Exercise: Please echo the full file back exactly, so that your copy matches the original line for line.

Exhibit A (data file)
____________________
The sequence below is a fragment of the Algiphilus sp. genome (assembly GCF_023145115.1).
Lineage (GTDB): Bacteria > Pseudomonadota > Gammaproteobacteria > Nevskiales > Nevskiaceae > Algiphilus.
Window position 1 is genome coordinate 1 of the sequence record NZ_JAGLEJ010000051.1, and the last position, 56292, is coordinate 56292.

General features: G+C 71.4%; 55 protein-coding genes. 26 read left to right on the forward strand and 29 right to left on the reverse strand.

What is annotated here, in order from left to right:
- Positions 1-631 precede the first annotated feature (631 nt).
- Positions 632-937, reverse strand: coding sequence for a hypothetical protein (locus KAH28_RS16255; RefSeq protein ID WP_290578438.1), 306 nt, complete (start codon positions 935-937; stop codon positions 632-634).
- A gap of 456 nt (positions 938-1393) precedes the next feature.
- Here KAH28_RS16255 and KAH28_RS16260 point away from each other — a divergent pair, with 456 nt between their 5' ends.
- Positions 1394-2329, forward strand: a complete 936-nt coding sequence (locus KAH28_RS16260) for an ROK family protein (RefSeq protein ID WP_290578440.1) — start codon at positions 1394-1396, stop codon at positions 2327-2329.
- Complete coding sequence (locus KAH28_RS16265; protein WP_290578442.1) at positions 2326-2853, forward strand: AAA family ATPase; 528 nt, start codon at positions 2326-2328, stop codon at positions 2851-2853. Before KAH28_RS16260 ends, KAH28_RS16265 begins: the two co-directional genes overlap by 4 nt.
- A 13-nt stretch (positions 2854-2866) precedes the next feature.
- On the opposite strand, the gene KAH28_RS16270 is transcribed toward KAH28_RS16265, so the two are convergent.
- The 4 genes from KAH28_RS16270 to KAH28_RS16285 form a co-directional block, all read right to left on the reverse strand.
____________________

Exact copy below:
The sequence below is a fragment of the Algiphilus sp. genome (assembly GCF_023145115.1).
Lineage (GTDB): Bacteria > Pseudomonadota > Gammaproteobacteria > Nevskiales > Nevskiaceae > Algiphilus.
Window position 1 is genome coordinate 1 of the sequence record NZ_JAGLEJ010000051.1, and the last position, 56292, is coordinate 56292.

General features: G+C 71.4%; 55 protein-coding genes. 26 read left to right on the forward strand and 29 right to left on the reverse strand.

What is annotated here, in order from left to right:
- Positions 1-631 precede the first annotated feature (631 nt).
- Positions 632-937, reverse strand: coding sequence for a hypothetical protein (locus KAH28_RS16255; RefSeq protein ID WP_290578438.1), 306 nt, complete (start codon positions 935-937; stop codon positions 632-634).
- A gap of 456 nt (positions 938-1393) precedes the next feature.
- Here KAH28_RS16255 and KAH28_RS16260 point away from each other — a divergent pair, with 456 nt between their 5' ends.
- Positions 1394-2329, forward strand: a complete 936-nt coding sequence (locus KAH28_RS16260) for an ROK family protein (RefSeq protein ID WP_290578440.1) — start codon at positions 1394-1396, stop codon at positions 2327-2329.
- Complete coding sequence (locus KAH28_RS16265; protein WP_290578442.1) at positions 2326-2853, forward strand: AAA family ATPase; 528 nt, start codon at positions 2326-2328, stop codon at positions 2851-2853. Before KAH28_RS16260 ends, KAH28_RS16265 begins: the two co-directional genes overlap by 4 nt.
- A 13-nt stretch (positions 2854-2866) precedes the next feature.
- On the opposite strand, the gene KAH28_RS16270 is transcribed toward KAH28_RS16265, so the two are convergent.
- The 4 genes from KAH28_RS16270 to KAH28_RS16285 form a co-directional block, all read right to left on the reverse strand.